Unformatted text preview: s to help negotiate with
the independents R.E. Marks ECL 2-13 • use the threat to further use the market to motivate the performance of its internal
• may develop internal input supply capabilities to protect itself against holdup by independent
A clear example of holdup (see Besanko p.116)
is the impasse between Apple and the Mac
clone makers over the price for licensing the
MacOS 8 — the CEO of Power Computing has
recently quit, and its forthcoming IPO is likely
But tapered integration may:
• not allow sufﬁcient scale in the internal and external channels to produce efﬁciently
• lead to coordination problems over speciﬁcations and timing
• lead to much higher monitoring costs Alternatives to Make or Buy? R.E. Marks ECL 2-14 2.4 Rents and Quasi-Rents
(See Besanko pp.114–) _
(1) Total Variable Costs (VC)
(2) Ex ante opportunity costs of the
investment in the plant
(3) Minimum revenue seller requires
to enter the relationship = (1) + (2)
(4) Actual revenue
(5) Seller’s rent = (4) – (3)
(6) Ex post opportunity cost of the plant
(7) Minimum revenue seller requires
to prevent exit = (1) + (6)
(8) Seller’s quasi-rent = (4) – (7)
_____________________________________________________ Seller will produce a good for a buyer:
• Total Variable Cost is $3.0 m/year
• Plant investment of $40.0 m up front.
• Minimum acceptable rate of return is 5% p.a. ∴ annual ex ante opportunity cost is $2.0 m
∴ the minimum return to the seller must be
The seller’s rent is the difference between what it
actually receives and what it must receive
(minimum) to make it worthwhile to enter the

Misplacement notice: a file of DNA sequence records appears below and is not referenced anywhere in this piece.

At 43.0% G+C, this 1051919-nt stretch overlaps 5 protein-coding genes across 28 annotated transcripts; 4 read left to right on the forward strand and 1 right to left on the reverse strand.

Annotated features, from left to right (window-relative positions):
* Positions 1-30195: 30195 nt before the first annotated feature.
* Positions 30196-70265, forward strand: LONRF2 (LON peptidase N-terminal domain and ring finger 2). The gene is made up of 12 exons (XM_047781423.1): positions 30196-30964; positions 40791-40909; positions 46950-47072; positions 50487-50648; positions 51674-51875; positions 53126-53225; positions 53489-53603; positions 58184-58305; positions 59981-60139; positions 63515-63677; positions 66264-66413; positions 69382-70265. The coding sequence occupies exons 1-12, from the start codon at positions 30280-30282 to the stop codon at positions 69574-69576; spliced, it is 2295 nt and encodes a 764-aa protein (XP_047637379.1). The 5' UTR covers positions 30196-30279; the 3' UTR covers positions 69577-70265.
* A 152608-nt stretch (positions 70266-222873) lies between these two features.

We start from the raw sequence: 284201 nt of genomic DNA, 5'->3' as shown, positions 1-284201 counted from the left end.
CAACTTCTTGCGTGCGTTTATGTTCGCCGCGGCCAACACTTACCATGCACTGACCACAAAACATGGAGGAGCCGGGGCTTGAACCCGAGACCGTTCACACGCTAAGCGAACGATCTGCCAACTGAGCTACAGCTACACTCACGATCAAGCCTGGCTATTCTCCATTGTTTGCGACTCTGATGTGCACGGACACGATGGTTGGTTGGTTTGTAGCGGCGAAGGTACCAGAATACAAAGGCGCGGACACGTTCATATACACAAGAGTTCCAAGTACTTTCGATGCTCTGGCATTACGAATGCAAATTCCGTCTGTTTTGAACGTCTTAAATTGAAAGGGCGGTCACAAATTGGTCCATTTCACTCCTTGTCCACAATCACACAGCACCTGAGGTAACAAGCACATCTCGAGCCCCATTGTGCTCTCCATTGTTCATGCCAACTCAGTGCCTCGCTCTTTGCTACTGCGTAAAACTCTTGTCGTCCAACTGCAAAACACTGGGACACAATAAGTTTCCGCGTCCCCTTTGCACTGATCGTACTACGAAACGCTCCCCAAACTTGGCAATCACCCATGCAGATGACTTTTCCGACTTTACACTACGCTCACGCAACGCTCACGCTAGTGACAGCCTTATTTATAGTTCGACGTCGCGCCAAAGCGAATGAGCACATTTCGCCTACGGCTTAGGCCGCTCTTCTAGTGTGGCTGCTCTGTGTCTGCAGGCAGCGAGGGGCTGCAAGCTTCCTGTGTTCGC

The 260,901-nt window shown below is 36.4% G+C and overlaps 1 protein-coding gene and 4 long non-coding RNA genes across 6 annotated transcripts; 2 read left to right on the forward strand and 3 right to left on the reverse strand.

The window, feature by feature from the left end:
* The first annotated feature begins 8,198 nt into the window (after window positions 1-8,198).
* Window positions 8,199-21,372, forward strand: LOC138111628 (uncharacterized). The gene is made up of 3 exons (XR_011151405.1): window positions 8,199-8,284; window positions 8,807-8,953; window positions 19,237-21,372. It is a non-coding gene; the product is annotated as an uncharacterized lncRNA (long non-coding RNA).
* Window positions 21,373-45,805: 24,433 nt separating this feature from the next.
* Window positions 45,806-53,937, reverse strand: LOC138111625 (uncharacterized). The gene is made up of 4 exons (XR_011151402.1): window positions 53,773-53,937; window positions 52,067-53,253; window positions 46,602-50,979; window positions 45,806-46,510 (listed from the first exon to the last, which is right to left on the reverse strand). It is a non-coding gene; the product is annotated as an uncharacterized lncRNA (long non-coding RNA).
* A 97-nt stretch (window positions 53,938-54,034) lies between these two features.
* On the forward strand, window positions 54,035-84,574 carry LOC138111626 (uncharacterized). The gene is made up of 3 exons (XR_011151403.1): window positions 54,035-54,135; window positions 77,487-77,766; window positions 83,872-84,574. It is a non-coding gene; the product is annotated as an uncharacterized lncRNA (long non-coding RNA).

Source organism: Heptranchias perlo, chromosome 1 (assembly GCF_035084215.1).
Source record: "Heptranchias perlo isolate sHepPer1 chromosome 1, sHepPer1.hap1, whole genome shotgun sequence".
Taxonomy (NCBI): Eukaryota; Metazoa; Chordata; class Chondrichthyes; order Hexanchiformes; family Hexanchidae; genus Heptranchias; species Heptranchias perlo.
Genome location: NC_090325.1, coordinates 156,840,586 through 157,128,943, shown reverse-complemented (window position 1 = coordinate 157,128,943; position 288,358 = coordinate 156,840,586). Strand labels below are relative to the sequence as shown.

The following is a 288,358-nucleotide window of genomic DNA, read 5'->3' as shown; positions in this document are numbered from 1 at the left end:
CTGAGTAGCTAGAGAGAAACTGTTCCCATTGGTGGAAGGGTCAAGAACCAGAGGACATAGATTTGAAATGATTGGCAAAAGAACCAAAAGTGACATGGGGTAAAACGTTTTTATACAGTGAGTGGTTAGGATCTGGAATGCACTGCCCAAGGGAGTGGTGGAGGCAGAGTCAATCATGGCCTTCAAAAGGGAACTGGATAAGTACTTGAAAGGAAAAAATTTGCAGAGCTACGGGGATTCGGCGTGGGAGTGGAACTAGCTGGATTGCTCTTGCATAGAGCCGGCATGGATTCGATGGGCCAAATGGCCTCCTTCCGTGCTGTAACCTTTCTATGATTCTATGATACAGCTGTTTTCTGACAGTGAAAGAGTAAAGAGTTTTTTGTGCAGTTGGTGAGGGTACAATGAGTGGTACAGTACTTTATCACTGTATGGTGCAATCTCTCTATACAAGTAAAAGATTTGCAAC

Before the deed (ex ante facto), it must receive at
least $5.0 m/year.
Its rent in this case is zero, which reﬂects that fact
that competition to supply has been ﬁerce. R.E. Marks ECL 2-15 Suppose the plant is buyer-speciﬁc:
• Once the plant is built, it has few alternative uses.
• Its next best use is only $0.5 m/year (its ex post facto opportunity cost).
∴ the minimum the seller must receive not
to exit = $3.5 m/year.
• This is the TVC plus the ex post opportunity cost.
• If the seller received only $3.25 m, then its earnings would only be $0.25 m, which is less
than its next best return of $0.5 m/year.
The seller’s quasi-rent is the difference between:
a. the revenue the seller would actually receive
under the initial terms, and b. the revenue it must receive to be induced not
to exit after it has made its relationshipspeciﬁc investments. Here, its quasi-rent is $1.5 m/year
Competitive bidding ex ante does not drive quasirents to zero when there are relationship-speciﬁc
The buyer has more bargaining power, ex post,
when there are relationship-speciﬁc assets.
The holdup problem occurs when a seller tries to
exploit the relationship...
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- Fall '13
- Microeconomics, Economics of production, R.E. Marks